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Pocket Full of Posy



My husband was a ski racer, though I’m not allowed to see him ski. I have every reason to believe that he makes 13 dollars an hour on ski wheels delivering packages—I cannot see this either. These rules are my own, for I fail to love speed the same way as him and so consider it better not to bear witness in that case.


Recently I have taken up drawing. Flowers are my main subject, ones I look at in photos. I’ve grown good and have begun slipping them into my husband’s pockets, which he has yet to notice. I am thankful; if he ever found out, I would stop.


He’s got blooming lilies in there, supple dogwoods and spindly stemmed roses. The right pocket is thick with baby’s breath and the lace of queen anne, the left a basket of begonia and daisies. I put pages and pages of perfect dahlia’s in the back one, which he turned into a trail one day when it tore on the street.


Tonight will be my best: when he comes home, turns on the shower, strips down, and begins staining the glass with his thoughts, I’ve got a handful of the smallest narcissi you’ve ever seen, a sprinkling for each pocket.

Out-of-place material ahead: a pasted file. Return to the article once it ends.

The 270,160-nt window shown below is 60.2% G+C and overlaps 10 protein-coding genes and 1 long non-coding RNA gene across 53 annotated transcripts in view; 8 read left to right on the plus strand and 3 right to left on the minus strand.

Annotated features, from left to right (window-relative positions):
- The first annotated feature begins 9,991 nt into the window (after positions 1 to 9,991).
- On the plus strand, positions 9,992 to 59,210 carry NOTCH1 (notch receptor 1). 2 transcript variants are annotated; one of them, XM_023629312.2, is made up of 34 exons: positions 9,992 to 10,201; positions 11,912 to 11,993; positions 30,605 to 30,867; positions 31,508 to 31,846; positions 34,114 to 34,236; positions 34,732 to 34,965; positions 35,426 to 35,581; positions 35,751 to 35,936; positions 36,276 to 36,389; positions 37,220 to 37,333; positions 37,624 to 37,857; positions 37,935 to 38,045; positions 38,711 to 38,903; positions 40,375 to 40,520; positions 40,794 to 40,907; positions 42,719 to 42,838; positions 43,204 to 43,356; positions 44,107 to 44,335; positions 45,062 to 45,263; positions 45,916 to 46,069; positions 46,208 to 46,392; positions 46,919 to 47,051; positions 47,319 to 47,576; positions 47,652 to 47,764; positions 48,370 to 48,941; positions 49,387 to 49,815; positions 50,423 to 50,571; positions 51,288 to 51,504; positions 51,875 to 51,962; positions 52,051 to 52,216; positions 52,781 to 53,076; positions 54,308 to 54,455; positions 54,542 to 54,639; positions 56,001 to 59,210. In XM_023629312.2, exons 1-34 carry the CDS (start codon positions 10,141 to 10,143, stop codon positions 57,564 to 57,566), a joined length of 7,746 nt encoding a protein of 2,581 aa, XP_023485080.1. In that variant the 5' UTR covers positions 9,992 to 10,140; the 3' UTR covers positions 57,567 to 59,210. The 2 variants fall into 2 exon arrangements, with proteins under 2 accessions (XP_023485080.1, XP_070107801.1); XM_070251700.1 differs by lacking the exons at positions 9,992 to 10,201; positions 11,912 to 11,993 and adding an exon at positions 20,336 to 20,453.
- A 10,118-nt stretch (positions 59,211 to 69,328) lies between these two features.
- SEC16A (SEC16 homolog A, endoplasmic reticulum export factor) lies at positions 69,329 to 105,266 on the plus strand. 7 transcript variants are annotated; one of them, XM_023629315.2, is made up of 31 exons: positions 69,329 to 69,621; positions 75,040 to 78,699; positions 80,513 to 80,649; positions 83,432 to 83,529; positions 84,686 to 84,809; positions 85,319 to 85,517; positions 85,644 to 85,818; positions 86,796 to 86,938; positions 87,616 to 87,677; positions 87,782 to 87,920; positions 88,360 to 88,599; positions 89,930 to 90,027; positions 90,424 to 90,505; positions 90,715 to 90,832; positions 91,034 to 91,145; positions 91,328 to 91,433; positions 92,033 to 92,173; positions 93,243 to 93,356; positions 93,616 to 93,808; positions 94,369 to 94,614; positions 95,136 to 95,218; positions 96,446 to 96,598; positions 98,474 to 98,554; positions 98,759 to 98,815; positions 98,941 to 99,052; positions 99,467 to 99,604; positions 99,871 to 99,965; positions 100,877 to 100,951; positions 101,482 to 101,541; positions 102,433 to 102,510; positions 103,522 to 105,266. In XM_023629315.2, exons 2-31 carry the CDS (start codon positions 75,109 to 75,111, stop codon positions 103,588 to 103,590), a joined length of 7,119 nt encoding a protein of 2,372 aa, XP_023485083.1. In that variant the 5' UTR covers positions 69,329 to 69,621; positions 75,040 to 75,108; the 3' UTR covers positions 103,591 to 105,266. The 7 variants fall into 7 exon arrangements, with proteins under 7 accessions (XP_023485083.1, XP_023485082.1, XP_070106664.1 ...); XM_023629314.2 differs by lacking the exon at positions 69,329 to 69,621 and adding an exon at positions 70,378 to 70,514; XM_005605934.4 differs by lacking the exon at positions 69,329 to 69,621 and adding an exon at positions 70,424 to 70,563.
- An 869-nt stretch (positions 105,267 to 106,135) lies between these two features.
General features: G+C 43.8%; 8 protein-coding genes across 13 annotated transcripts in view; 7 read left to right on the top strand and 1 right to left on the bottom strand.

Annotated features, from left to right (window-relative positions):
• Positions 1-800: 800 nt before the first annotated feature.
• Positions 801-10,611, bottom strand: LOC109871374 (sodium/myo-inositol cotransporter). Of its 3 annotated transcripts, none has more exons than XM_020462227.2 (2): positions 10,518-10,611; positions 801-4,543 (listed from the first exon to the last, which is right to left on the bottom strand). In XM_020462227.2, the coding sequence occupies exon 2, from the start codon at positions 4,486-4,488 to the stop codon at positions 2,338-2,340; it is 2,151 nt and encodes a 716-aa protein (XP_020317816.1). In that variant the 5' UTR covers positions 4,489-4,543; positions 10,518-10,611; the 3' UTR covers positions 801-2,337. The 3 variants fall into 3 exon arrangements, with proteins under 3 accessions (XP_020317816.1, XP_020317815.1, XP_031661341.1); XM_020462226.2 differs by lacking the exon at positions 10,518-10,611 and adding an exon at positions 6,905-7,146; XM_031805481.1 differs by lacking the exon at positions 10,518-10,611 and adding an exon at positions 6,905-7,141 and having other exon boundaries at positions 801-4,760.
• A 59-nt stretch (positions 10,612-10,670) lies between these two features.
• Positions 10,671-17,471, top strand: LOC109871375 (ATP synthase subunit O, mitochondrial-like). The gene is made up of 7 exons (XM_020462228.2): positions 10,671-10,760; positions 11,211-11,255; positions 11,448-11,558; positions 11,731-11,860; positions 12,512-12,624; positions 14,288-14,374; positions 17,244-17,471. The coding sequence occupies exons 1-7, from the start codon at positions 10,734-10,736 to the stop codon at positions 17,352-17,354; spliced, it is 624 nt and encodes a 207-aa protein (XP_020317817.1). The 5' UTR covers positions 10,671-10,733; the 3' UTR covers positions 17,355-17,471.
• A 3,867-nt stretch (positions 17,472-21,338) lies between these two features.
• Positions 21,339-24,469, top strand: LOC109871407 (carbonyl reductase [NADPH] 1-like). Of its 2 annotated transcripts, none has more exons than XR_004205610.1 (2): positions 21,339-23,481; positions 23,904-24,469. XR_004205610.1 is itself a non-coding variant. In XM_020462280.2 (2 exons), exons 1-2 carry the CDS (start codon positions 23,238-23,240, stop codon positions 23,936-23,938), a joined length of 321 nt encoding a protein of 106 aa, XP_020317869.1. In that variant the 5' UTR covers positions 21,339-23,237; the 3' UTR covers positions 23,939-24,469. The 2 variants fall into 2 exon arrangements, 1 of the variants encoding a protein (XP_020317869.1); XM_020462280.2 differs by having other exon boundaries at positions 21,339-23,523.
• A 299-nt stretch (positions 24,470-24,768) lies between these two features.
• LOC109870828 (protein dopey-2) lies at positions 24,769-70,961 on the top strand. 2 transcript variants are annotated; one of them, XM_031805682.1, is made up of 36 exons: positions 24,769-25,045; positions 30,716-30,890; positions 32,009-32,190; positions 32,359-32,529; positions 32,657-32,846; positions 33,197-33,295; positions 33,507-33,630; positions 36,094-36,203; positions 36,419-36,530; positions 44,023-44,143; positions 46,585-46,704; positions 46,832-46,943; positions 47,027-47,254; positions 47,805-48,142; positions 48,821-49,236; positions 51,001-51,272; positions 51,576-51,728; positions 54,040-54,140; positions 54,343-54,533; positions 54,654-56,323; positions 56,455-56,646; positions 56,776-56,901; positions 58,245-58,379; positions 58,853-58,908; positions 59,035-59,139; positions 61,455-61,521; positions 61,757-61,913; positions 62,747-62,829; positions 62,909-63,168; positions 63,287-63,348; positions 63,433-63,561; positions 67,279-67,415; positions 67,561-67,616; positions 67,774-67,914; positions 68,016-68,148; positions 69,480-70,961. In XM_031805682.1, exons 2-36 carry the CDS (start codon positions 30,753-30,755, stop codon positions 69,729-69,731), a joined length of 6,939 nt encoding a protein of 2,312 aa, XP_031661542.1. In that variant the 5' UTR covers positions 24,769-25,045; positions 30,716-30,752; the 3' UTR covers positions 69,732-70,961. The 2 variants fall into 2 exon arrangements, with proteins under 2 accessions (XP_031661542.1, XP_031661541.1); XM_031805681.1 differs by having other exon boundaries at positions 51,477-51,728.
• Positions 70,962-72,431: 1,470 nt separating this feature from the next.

Then I’ll “what’s up, buttercup,” and crawl—yes, on all fours—my way from his shorts to the tile floor and give an old-fashioned stare, curled up good. He’s looking at the ground this time, instead of thinkingly through or better, somewhere in the strange space above him, where he can’t reach. And he exhaletells me he’s been feeling heavy lately. The speed just doesn’t come the same. It doesn’t feel like it used to. And I’ll open my mouth and wish for marigolds but I know, I say. I know.


And he leaves the next day without kissing me. This is not especially rare when it’s time to go and he’s often late and I’m often busy. I fill my day with a tulips—I’m feeling phoned in—and he comes home and he’s drenched in sweat. And he looks frightened as he reachturns to his backpack and he grabs, out of his big yellow backpack, he grabs one lily, a plump dogwood, spindly roses, and there’s baby’s breath, there’s queen anne’s lace, there’s begonia and daisies and in the middle, a narcissus for the ages.



Carliann lives in New York and is married to Arthur Boyle.